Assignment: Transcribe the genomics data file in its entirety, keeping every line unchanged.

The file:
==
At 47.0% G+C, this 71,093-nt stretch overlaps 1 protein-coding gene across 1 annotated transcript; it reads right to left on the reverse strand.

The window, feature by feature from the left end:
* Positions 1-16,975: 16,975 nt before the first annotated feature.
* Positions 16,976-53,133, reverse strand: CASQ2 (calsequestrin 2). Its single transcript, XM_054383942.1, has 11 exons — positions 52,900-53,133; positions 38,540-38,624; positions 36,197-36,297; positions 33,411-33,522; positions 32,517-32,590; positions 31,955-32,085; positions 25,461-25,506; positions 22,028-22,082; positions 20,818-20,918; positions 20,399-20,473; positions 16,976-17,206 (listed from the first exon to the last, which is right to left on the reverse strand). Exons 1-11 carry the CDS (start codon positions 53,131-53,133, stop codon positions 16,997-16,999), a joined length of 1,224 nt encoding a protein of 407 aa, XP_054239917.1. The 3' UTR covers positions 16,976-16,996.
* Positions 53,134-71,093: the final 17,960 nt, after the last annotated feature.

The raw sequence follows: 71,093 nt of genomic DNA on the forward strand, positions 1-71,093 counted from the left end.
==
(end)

At 47.0% G+C, this 71,093-nt stretch overlaps 1 protein-coding gene across 1 annotated transcript; it reads right to left on the reverse strand.

The window, feature by feature from the left end:
* Positions 1-16,975: 16,975 nt before the first annotated feature.
* Positions 16,976-53,133, reverse strand: CASQ2 (calsequestrin 2). Its single transcript, XM_054383942.1, has 11 exons — positions 52,900-53,133; positions 38,540-38,624; positions 36,197-36,297; positions 33,411-33,522; positions 32,517-32,590; positions 31,955-32,085; positions 25,461-25,506; positions 22,028-22,082; positions 20,818-20,918; positions 20,399-20,473; positions 16,976-17,206 (listed from the first exon to the last, which is right to left on the reverse strand). Exons 1-11 carry the CDS (start codon positions 53,131-53,133, stop codon positions 16,997-16,999), a joined length of 1,224 nt encoding a protein of 407 aa, XP_054239917.1. The 3' UTR covers positions 16,976-16,996.
* Positions 53,134-71,093: the final 17,960 nt, after the last annotated feature.

The raw sequence follows: 71,093 nt of genomic DNA on the forward strand, positions 1-71,093 counted from the left end.